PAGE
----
Artificial intelligence: Frontex improves its maritime surveillance

Frontex wants to use a new platform to automatically detect and assess „risks“ on the seas of the European Union. Suspected irregular activities are to be displayed in a constantly updated „threat map“ with the help of self-learning software.

The EU border agency has renewed a contract with Israeli company Windward for a „maritime analytics“ platform. It will put the application into regular operation. Frontex had initially procured a licence for around 800,000 Euros. For now 2.6 million Euros, the agency will receive access for four workstations. The contract can be extended three times for one year at a time.

Windward specialises in the digital aggregation and assessment of vessel tracking and maritime surveillance data. Investors in the company, which was founded in 2011, include former US CIA director David Petraeus and former CEO’s of Thomson Reuters and British Petroleum. The former chief of staff of the Israeli military, Gabi Ashkenazi, is considered one of the advisors. „Artificial intelligence: Frontex improves its maritime surveillance“ weiterlesen

Spain wants to station its gendarmerie in Gibraltar

Frontex should actually control the new EU external borders at the Rock of Gibraltar. According to an EU paper, however, the Guardia Civil will take over border tasks there for the first time. In addition to maritime surveillance, this concerns queries of the Schengen Information System or the new EU travel register ETIAS and the imposition of entry bans into the British exclave.

Literally at the last minute, the European Commission and the UK have agreed on a post-Brexit deal. The Trade and Cooperation Agreement concluded on 31 December regulates numerous aspects of future coexistence. Among other things, fishing quotas, but also the uncontrolled border crossing between the British Northern Ireland and the EU member Ireland were disputed until the end.

Brexit also has far-reaching effects on Gibraltar. However, the overseas territory, which has belonged to Great Britain for over 300 years, appears in the agreement exactly once: According to the final provisions, its regulations „shall neither apply to Gibraltar nor have any effects in that territory“. The small town at the Rock is therefore also not part of the EU Customs Union and the Schengen area. Spain would thus have had to introduce border controls on goods and people from Gibraltar from 1 January 2021. This is a major problem in the region, as every day around 15,000 people commute from Spain to work at the crossing in the small town of La Linea to the much richer Gibraltar. „Spain wants to station its gendarmerie in Gibraltar“ weiterlesen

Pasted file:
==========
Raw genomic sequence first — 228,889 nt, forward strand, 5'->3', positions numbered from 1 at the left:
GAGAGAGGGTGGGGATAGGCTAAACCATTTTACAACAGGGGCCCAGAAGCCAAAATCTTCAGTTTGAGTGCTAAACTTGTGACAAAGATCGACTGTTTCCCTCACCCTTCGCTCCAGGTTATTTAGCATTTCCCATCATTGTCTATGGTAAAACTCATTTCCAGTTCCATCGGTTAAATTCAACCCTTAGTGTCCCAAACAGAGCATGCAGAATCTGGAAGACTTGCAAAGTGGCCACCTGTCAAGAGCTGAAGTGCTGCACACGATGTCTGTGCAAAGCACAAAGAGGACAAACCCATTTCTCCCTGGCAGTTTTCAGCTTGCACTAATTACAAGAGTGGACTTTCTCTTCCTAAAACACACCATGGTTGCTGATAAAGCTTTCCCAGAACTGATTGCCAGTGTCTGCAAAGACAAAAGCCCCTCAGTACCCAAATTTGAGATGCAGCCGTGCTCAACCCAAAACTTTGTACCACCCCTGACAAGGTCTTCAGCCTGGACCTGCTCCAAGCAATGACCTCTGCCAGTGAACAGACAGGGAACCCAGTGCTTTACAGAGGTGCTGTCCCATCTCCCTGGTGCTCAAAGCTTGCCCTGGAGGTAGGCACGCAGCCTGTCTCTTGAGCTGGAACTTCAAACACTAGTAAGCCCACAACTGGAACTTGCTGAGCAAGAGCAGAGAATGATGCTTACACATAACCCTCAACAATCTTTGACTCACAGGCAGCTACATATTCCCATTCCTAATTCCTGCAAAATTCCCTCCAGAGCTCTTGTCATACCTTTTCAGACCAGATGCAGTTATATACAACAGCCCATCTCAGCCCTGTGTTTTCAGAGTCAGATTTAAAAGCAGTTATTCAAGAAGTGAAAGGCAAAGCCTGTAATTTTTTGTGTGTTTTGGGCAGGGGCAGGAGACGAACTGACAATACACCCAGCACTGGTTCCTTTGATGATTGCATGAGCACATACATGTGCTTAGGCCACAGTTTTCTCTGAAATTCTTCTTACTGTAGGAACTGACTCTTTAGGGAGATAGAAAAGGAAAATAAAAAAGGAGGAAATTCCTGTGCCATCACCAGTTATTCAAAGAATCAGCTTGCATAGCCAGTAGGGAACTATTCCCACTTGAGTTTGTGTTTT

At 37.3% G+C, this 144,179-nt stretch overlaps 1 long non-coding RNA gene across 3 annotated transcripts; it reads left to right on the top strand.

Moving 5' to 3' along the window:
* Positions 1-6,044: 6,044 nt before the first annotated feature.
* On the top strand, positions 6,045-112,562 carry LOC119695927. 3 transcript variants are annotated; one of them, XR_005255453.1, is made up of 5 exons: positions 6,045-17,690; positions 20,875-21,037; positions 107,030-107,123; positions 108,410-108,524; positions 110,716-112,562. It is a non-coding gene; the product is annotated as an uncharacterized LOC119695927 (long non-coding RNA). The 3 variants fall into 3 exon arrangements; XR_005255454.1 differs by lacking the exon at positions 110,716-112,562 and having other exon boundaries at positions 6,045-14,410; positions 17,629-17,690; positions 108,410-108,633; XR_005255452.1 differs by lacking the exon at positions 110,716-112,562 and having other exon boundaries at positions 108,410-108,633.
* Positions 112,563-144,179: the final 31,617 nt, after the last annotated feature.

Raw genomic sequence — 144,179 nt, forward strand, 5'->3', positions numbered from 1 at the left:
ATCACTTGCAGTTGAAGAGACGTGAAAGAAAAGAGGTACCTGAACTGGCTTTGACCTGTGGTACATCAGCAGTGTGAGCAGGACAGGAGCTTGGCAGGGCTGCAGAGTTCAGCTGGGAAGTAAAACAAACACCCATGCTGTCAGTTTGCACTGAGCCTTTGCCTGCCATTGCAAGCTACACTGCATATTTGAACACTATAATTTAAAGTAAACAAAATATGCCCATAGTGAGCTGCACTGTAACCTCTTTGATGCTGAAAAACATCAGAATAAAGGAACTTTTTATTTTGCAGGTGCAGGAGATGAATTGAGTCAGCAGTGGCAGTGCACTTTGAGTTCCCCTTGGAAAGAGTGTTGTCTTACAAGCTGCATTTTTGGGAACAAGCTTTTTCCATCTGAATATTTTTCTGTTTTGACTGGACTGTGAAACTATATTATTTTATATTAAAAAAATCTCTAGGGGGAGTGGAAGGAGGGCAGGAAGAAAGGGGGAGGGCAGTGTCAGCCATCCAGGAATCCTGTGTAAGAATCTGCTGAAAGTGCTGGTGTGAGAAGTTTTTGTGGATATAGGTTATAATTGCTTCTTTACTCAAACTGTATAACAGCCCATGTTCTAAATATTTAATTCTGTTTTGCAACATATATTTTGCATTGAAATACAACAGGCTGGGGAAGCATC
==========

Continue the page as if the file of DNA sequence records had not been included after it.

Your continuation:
European police networking in the twilight

The Police Working Group on Terrorism (PWGT) consists of the political departments of police authorities in all Schengen states. The informal group was established in 1979 as a response to left-wing armed movements. After their disappearance, the purpose of the PWGT was expanded to include „political violent activities“.

Together with police authorities from Belgium and Great Britain, the Federal Criminal Police Office (BKA) started the European „Informal Terrorism Working Group“ in 1979. The founding date was 25 and 26 April, prompted by attacks by armed left-wing groups in various European countries. One month earlier, the British ambassador Richard Sykes was killed in The Hague. The Irish IRA claimed responsibility, initially, however, the police also considered the involvement of Palestinian groups or the German RAF possible.

Before Margaret Thatcher was elected British Prime Minister in May 1979, the Irish National Liberation Army killed her future Northern Ireland Minister with a car bomb. In Germany at that time, IRA commandos carried out attacks on British soldiers, in Belgium the RAF tried to blow up the NATO supreme commander in Europe. This was reason enough for the BKA’s „Terrorism“ department, like the left-wing movements, to do better in international networking. „European police networking in the twilight“ weiterlesen

SIS 3.0: Thousands of new authorities use the Schengen Information System